Reinforcement-based utility definition plus difficult games with well-defined winning conditions seems to constitute a counterexample to this principle (a way of doing AI that won't hit the wall you described). This could function even on top of supplemental ad-hoc utility function building, as in chess, where a partially hand-crafted utility function over specific board positions is an important component of chess-playing programs -- you'd just need to push the effort to a "meta-AI" that is only interested in the real winning conditions.

comment by JamesAndrix · 2010-03-19T19:41:55.184Z · score: 1 (1 votes) · LW(p) · GW(p)

Rather, where the utility function is simple AND the program is stupid. Paperclippers are not useful things.

I was thinking of current top chess programs as smart(well above average humans), with simple utility functions.

Reinforcement-based utility definition plus difficult games with well-defined winning conditions seems to constitute a counterexample to this principle (a way of doing AI that won't hit the wall you described).

This is a good example, but it might not completely explain it away.

Can we, by hand or by algorithm, construct a utility function that does what we want, even when we know exactly what we want?

I think you could still have a situation in which a smarter agent does worse because it's learned utility function does not match the winning conditions (it's learned utility function would constitute a created subgoal of "maximize reward")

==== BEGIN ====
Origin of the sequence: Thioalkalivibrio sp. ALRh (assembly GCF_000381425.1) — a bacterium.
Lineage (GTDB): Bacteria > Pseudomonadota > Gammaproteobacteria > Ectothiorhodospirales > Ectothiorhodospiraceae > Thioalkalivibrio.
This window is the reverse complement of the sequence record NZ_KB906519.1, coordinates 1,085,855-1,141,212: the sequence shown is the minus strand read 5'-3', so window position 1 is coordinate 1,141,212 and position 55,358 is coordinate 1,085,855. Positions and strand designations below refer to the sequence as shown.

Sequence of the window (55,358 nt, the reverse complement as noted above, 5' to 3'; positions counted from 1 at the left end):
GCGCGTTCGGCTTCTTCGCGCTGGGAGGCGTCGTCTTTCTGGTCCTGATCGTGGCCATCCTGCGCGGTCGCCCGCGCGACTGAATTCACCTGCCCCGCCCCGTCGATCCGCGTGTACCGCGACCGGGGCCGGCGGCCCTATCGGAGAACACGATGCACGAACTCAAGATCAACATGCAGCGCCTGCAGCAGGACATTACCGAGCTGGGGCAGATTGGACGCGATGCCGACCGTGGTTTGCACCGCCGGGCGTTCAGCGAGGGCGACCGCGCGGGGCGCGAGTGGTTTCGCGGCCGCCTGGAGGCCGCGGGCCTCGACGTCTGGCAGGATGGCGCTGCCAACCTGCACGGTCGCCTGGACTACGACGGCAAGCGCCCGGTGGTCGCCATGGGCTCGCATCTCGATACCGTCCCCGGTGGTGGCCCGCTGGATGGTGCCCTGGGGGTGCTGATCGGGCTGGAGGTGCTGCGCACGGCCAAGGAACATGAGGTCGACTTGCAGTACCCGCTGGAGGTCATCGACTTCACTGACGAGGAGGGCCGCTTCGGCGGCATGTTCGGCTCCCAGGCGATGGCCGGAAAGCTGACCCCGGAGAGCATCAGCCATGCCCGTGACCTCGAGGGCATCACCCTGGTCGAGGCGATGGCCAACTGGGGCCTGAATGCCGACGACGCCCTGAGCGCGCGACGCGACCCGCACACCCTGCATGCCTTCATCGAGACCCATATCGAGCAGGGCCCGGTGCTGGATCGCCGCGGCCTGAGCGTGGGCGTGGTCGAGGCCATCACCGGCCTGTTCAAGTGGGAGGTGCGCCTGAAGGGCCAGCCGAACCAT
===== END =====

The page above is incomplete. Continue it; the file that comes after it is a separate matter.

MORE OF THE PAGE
Learning about the world and constructing subgoals would probably be part of any near-human AI. I don't think we have a way to construct reliable subgoals, even with a rules-defined supergoal and perfect knowledge of the world. (such a process would be a huge boon for FAI)

Likewise, I don't think we can be certain that the utility functions we create by hand would reliably lead a high-intelligence AI to seek the goal we want, even for well-defined tasks.

A smarter agent might have the advantage of learning the winning conditions faster, but if it is comparatively better at implementing a flawed utility function than it is at fixing it's utility function, then could be outpaced by stupider versions, and you're working more in an evolutionary design space.